Under another proposal authored by Delph, appellate judges would have to garner 67 percent of the retention vote to remain on the bench. “There’s nothing special about that number,” he said. “It’s a high threshold.”

The same legislation would permit politicking by appellate court judges, contrary to longstanding practice. Current law as it pertains to appellate judges “denies the right to participate in the (political) process,” Delph said, “and I don’t think it recognizes the political nature of human beings.”

Like Delph’s other judiciary proposals, his proposals impacting appellate court judges had not been scheduled for a hearing at IL deadline, but he said that doesn’t mean such legislation should be considered frivolous.

“In this job, people are going to have criticisms of what you do and your motives,” he said. “People are going to make judgments on what all of us do based on a finite amount of information.”•
 

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  1. wow is this a bunch of bs! i know the facts!

  2. MCBA .... time for a new release about your entire membership (or is it just the alter ego) being "saddened and disappointed" in the failure to lynch a police officer protecting himself in the line of duty. But this time against Eric Holder and the Federal Bureau of Investigation: "WASHINGTON — Justice Department lawyers will recommend that no civil rights charges be brought against the police officer who fatally shot an unarmed teenager in Ferguson, Mo., after an F.B.I. investigation found no evidence to support charges, law enforcement officials said Wednesday." http://www.nytimes.com/2015/01/22/us/justice-department-ferguson-civil-rights-darren-wilson.html?ref=us&_r=0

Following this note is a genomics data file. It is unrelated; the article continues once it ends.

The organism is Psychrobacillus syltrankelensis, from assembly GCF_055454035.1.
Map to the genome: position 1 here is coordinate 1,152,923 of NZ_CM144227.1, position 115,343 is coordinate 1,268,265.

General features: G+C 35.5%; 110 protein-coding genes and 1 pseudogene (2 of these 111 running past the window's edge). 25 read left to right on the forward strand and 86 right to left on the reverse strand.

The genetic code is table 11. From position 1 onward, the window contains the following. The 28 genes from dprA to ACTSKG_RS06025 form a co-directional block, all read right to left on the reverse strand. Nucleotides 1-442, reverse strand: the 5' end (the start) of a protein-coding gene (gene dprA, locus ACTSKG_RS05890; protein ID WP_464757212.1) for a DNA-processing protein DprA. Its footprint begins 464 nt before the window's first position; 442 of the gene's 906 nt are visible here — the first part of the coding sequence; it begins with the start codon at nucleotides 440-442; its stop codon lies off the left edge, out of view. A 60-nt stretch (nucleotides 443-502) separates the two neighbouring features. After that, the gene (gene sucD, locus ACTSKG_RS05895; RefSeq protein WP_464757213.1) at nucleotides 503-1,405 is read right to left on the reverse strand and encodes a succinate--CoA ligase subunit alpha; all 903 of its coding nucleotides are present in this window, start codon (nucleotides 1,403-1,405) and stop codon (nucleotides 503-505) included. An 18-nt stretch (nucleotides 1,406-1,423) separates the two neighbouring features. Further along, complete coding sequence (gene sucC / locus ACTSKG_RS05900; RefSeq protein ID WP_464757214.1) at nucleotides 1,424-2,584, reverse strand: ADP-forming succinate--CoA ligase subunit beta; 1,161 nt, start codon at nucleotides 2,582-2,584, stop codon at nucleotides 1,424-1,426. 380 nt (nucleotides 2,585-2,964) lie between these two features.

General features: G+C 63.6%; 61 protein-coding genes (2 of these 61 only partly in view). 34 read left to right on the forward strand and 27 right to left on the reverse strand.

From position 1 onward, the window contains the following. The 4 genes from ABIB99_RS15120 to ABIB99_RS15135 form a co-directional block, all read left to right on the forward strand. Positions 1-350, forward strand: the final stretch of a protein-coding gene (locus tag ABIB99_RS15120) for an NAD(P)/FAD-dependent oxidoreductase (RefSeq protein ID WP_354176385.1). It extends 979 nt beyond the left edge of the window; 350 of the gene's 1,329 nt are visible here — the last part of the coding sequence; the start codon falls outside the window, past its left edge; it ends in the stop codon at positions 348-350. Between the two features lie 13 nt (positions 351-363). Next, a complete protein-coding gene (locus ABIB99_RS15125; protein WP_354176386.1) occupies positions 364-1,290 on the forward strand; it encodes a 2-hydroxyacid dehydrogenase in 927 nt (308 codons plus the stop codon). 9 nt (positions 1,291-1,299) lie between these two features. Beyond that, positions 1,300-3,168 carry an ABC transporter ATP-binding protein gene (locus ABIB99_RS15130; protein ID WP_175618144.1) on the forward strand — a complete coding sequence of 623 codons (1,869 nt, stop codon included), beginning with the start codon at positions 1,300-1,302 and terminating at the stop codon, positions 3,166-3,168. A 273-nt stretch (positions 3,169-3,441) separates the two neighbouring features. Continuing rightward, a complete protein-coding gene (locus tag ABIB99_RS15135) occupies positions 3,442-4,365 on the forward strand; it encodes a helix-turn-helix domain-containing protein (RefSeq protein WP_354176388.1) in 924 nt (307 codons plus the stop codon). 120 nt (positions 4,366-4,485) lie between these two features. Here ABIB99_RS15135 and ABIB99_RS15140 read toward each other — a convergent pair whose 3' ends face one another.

3. Dr wail asfour lives 3 hours from the hospital,where if he gets an emergency at least he needs three hours,while even if he is on call he should be in a location where it gives him max 10 minutes to be beside the patient,they get paid double on their on call days ,where look how they handle it,so if the death of the patient occurs on weekend and these doctors still repeat same pattern such issue should be raised,they should be closer to the patient.on other hand if all the death occured on the absence of the Dr and the nurses handle it,the nurses should get trained how to function appearntly they not that good,if the Dr lives 3 hours far from the hospital on his call days he should sleep in the hospital

  4. It's a capital offense...one for you Latin scholars..